In one of my only posts last year, around this time, I argued that 2012 would be in the ‘year of the drone’ – and it certainly lived up to that. But we’re still only just beginning. This is already the decade of the drone. Unmanned Aerial Vehicles (UAVs) are going to be everywhere in the coming few years (and of course not just in international disputes – I am writing about the spread of domestic surveillance drones for a major report on Surveillance in Canada that we’re producing right now).
Media outlets are reporting that the dispute over maritime territory between China and Japan is ramping up through the use of UAVs. At the moment both countries rely heavily on conventional naval or fisheries surveillance vessels, which are limited in terms of speed of deployment and numbers. However, surveillance drones could enable a more consistent presence over the disputed islands (and more importantly the sea around them, whose fisheries and below seabed mineral resources are the real underlying issue here).
However, there are big differences in the politics and the political economy of each state’s strategic trajectory here. Japan is relying on its longstanding ‘alliance’ with the USA, and is likely to purchase US-made Northrop-Grumman Global Hawks, further emphasizing the military dependency Japan still has on the USA. China, on the other hand, is speeding up development of its own UAVs, in multiple different models. US industry sources seem more worried by alleged breaches of intellectual property rights in the drones’ design than by strategic issues – but of course, China has almost certainly had access to both hardware and software from downed US drones, which is all part of what some analysts are terming a ‘drone race’ with the USA.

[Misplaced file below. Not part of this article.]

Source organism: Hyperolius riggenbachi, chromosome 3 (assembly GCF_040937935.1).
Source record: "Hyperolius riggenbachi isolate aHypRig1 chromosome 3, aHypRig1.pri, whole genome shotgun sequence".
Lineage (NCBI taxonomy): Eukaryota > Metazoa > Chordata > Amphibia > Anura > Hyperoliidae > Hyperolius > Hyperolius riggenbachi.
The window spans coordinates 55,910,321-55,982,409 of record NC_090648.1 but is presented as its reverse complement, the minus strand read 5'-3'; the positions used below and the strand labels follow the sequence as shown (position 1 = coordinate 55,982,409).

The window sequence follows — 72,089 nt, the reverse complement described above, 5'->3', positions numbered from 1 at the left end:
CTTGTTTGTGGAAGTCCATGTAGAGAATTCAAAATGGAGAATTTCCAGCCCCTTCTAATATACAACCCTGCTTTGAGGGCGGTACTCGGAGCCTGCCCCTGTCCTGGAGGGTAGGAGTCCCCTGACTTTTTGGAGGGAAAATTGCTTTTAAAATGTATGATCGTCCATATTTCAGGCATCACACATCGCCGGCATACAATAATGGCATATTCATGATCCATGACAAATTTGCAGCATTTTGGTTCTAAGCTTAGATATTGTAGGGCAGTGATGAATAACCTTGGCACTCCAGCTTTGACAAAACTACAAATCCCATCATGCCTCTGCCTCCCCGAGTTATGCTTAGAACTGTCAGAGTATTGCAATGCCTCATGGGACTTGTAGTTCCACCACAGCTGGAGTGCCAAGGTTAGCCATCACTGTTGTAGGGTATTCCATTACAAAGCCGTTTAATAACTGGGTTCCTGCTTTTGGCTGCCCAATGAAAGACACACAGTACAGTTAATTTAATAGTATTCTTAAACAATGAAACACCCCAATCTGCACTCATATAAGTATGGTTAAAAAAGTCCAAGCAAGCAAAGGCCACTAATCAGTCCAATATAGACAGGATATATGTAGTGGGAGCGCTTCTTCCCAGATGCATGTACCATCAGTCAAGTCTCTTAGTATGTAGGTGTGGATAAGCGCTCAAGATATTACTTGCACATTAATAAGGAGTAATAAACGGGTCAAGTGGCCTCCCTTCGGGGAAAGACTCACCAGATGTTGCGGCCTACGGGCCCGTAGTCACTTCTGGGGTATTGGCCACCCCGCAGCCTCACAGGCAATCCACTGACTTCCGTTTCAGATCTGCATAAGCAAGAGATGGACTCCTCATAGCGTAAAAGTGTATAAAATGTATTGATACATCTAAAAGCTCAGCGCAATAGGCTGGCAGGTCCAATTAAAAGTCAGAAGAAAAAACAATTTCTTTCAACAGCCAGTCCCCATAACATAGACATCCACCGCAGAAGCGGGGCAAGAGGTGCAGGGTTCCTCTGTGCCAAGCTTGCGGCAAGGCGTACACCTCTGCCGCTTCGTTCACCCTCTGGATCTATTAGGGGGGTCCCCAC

But this isn’t just about surveillance. Like the USA’s models, many of China’s UAVs are armed or can be weaponized very easily, and again like the USA, China has also been looking to export markets – most recently, Pakistan has been discussing the purchase of several armed drones from China, following the distinct lack of success in its own UAV development program.
The Global Hawks that Japan is buying are not armed, but this doesn’t mean that Japan is acting less aggressively here or will not in future used armed drones. Despite the post-WW2 US-imposed but popular ‘pacifist’ constitution of the country, the recent return to power of rightist PM Shinzo Abe might will mean both more heated rhetoric over territorial claims and attempts to increase the of the country’s self-defence forces: a review of Japanese military spending – with a view to increasing it – was announced just yesterday.
Drones would seem to be a politically popular choice in this regard as they do not involve putting Japanese lives at risk, or at least not directly; however the longer term outcomes any drone war in East Asia would not likely favour a Japan whose regional economic and political power is influence declining relative to China’s.